If Reformed ecclesiology is designated “Church as Covenant,” it is not surprising that the form of its outward organization is connectional. This is to say that “the church” refers not only to particular (local) churches, nor to the clerical hierarchy, but to local congregations, broader assemblies (regional and ecumenical), and to the whole communion of professing believers and their children in all times and places. The unity of the Spirit that were are called to preserve is not merely that of the invisible church, but of the visible church. It’s not coalitions, alliances, and other parachurch associations that bind us together, but the ministry of Word, sacrament, and discipline spelled out in the New Testament. It’s churches, not movements, that are ordained by Christ to make disciples and exhibit this unity in the Word and Spirit.

The New Testament refers to the church as wider than a local congregation (Ac 9:31; 1 Cor 12:28; Eph 4:4-16) and the churches addressed in the epistles (though in the singular) consisted of more than one local congregation (Ac 20:20; Rom 16:5; Philem 2). On one hand, I think it’s over-stretching to say that this connectional polity is essential to the very being of the church; on the other hand, we cannot say that we are planting and nurturing churches on the basis of our constitution if we don’t even wrestle with the clear principles spelled out in the New Testament itself.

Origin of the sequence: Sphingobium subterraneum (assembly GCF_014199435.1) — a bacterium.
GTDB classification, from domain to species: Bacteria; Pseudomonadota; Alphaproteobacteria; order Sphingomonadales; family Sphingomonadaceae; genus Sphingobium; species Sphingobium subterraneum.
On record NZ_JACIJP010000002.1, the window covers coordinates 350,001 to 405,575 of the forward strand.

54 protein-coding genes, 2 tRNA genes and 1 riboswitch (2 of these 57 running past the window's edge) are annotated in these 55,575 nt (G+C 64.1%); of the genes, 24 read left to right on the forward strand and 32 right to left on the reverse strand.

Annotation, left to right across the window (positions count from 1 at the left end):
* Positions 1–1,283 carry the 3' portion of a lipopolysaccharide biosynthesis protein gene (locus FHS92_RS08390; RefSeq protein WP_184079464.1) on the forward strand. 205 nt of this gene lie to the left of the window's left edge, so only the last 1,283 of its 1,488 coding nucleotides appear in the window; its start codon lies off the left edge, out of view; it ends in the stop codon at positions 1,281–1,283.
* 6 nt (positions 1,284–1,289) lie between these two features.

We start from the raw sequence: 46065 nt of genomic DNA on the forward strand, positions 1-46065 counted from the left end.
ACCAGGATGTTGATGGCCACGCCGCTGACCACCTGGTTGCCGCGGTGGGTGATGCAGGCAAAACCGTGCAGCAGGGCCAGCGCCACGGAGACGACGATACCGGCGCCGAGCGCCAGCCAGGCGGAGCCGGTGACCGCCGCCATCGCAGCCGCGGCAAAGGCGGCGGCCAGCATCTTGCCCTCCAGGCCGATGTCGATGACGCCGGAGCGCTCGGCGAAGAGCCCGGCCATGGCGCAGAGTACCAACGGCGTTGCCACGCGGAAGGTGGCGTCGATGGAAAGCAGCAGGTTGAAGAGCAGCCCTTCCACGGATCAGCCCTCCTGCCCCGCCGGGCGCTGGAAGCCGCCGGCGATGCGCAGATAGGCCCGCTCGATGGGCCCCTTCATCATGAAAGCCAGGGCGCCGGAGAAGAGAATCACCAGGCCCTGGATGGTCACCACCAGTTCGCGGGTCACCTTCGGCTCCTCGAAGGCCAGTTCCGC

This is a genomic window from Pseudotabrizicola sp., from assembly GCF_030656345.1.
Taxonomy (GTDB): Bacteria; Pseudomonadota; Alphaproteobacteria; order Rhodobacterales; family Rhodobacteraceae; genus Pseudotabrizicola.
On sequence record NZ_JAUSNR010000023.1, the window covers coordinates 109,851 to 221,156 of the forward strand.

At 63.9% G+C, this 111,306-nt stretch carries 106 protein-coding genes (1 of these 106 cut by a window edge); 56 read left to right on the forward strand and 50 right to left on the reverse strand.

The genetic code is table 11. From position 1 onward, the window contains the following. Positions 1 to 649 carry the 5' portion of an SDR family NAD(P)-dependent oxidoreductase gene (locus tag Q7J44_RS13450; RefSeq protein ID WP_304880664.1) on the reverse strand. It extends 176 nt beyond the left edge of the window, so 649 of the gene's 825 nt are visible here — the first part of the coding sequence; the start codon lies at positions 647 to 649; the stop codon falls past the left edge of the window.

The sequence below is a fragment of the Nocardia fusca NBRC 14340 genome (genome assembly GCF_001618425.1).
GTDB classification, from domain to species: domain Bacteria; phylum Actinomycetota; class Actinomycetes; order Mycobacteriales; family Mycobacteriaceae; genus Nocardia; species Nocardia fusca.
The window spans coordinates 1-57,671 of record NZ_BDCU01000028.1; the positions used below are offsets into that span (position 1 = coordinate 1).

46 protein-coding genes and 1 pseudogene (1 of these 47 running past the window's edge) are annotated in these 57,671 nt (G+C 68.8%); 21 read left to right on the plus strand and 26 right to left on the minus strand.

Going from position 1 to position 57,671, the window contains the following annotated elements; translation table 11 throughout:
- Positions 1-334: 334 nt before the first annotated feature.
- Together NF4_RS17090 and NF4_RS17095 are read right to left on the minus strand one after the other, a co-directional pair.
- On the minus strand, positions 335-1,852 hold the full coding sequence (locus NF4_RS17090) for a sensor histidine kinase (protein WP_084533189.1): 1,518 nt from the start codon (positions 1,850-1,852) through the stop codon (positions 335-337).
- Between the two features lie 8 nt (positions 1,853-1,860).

A covenantal ecclesiology suggests a concrete praxis, which is neither hierarchical nor democratic. “Presbyterian” comes from the word presbyteros (elder), with the New Testament term for a broader assembly of elders as a presbyteriou (presbytery). So it’s always ironic to me when pioneers of evangelical revolutions appeal to Moses as the model (since, after all, he was Moses-and even he led together with the elders of Israel). Or when they act, at least implicitly, as if they were apostles instead of ordinary ministers who receive the apostolic Word. Or when ministries led by a super-preacher characterize presbyterian polity as “hierarchical.” Actually, presbyterian government is neither hierarchical nor democratic, but representative.